Men of all kinds and description continued to file past, heading inland towards the fields, interspersed with packhorses and teams of bullocks and horses drawing wagons and drays, all piled high with stores and provisions. As the sun dipped low in the western sky, it was accompanied by a sharp drop in the temperature and the wind that had gusted constantly all day and which had taken the heat out of the August sun, suddenly died away.

Clouds of brightly coloured rainbow lorikeets flashed noisily above, heading towards their evening roosts. A small flock of pink and grey galahs, a parrot found almost everywhere in the Australian outback, alighted in a tree overhead, squawking loudly as though in protest at the newcomers.

Having filled his pipe, John lit the tobacco and, leaning back on his swag against a nearby tree, idly watched a heavily-laden horse-drawn wagon rumbling and creaking over the rocks and ruts, enveloped in a heavy cloud of dust. As John sipped his tea between puffs of his pipe, one of the men sitting around the fire nearby stood up and wandered over slowly, dusting his hands as he did so. The miner reached across and gratefully accepted the tobacco.

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Leaning forward, he extricated a burning twig from the edge of the embers with which to light his pipe. He sucked on the stem a number of times taking several deep puffs before he removed the pipe from his mouth, inspected it, and presumably satisfied the tobacco was burning satisfactorily, pointed the stem at John. The miner studied him for a minute, as though digesting this information. Meanwhile the evening shadows had started to lengthen while some noisy black crows squabbled over some tid-bit stolen from a campsite. Mebbe yer can give us some news of the outside world.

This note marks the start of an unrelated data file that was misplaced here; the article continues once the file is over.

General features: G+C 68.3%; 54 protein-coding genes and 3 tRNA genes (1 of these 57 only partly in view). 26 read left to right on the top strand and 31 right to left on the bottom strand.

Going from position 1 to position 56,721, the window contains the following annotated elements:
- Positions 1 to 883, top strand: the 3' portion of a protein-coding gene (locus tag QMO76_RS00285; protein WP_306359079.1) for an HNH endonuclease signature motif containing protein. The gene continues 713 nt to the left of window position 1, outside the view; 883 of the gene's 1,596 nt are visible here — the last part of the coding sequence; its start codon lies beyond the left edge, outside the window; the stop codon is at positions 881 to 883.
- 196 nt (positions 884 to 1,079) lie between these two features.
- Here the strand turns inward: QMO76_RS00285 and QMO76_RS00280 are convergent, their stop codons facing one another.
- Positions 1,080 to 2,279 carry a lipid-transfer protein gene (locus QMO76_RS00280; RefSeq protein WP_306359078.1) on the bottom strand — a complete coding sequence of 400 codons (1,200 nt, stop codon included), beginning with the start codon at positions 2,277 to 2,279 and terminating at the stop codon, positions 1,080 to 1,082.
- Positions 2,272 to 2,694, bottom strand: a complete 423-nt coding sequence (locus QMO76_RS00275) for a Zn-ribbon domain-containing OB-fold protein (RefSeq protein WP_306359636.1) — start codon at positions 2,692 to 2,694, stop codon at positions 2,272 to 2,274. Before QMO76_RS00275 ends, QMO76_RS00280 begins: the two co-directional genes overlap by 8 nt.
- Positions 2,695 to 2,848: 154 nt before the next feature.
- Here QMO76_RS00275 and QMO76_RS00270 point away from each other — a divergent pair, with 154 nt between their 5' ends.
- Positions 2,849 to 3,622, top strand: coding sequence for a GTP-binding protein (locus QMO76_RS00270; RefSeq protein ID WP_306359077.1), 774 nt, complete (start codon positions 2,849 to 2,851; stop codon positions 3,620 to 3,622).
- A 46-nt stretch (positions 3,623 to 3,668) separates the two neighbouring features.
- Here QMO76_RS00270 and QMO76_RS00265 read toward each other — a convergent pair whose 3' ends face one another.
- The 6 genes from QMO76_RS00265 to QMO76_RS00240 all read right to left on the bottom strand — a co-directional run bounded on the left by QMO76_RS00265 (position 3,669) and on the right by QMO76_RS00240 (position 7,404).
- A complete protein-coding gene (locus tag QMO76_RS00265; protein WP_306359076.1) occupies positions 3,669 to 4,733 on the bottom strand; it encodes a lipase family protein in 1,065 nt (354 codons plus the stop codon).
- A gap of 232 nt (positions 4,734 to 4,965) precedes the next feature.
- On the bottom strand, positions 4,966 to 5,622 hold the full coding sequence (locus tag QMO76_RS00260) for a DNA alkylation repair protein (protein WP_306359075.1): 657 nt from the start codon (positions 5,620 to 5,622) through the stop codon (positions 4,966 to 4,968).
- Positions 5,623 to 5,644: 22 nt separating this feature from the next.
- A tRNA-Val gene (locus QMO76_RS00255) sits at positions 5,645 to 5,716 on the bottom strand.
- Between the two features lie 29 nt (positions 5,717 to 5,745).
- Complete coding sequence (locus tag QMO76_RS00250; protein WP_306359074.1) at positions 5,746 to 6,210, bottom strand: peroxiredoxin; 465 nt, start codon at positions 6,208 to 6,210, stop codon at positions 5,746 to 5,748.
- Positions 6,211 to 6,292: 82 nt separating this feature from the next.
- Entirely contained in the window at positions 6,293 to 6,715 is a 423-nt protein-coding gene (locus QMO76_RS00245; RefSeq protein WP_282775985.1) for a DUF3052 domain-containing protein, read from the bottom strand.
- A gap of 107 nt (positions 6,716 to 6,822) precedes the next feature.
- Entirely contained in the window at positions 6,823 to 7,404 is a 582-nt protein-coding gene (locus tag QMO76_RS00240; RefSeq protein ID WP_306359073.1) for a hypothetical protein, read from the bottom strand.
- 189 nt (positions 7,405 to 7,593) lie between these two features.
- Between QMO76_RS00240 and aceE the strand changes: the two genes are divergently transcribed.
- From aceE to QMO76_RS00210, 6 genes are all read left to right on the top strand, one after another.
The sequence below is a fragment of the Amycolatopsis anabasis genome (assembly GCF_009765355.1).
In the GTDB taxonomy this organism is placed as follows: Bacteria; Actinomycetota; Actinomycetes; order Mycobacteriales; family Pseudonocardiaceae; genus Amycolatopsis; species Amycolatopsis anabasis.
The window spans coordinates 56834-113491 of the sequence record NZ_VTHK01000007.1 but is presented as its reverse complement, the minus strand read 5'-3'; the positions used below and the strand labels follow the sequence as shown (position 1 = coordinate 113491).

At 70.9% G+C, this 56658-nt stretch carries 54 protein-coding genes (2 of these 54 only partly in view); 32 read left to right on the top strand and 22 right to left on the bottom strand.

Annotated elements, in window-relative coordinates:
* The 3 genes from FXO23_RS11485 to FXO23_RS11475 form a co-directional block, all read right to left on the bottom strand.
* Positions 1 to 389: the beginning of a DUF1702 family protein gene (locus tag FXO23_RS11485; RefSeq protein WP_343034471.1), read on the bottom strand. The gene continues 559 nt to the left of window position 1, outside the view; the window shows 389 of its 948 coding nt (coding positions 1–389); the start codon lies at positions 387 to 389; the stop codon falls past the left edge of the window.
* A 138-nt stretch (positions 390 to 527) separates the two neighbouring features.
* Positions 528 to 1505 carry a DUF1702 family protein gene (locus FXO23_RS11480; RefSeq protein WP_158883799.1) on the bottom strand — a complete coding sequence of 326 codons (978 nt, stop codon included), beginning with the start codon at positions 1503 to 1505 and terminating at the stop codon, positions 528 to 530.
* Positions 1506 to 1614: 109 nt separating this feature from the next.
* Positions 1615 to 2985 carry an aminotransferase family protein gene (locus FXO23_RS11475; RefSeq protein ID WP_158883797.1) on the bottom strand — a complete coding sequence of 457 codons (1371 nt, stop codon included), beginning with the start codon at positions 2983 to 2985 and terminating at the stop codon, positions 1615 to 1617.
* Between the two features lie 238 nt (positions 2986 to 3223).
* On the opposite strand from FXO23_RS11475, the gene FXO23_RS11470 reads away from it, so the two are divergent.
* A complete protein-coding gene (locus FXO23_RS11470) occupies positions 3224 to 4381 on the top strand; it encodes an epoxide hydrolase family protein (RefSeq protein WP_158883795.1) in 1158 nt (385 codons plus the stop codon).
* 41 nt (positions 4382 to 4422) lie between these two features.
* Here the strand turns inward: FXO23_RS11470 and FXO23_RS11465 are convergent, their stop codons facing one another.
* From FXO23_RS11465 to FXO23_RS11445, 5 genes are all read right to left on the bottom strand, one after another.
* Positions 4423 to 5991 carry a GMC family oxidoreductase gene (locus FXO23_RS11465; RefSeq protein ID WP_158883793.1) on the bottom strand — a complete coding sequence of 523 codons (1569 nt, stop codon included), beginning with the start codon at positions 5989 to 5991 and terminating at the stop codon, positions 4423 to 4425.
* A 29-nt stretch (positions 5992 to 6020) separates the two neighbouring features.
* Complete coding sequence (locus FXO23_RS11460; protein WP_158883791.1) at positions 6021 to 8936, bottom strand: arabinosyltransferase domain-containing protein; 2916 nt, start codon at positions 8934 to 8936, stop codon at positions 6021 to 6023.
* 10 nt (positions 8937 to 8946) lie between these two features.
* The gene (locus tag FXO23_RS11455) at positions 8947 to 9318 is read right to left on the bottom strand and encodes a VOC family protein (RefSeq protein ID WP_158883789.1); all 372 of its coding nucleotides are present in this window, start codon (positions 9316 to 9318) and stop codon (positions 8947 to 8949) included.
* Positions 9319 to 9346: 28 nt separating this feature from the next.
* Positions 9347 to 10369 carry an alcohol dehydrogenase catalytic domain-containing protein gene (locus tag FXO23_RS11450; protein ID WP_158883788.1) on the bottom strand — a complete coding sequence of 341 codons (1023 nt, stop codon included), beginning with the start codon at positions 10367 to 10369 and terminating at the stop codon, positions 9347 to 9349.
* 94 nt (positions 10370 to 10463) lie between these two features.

He picked up his mug and emptied the dregs onto the fire. The embers hissed momentarily, giving off a small puff of steam. He scraped the edges of the coals inwards towards the centre of the fire with a scuffed elastic-sided boot. Quickly he reached down into his swag and deposited something into the back pocket of his moleskins. Joining up with his newfound friend who swept his arm casually in the direction of four other men, John was introduced. Not a tooth was to be seen when he spoke.

The other men acknowledged him by nodding or lifting a hand in greeting. John Webb nodded and took the blackened billycan off the hook which hung over the coals.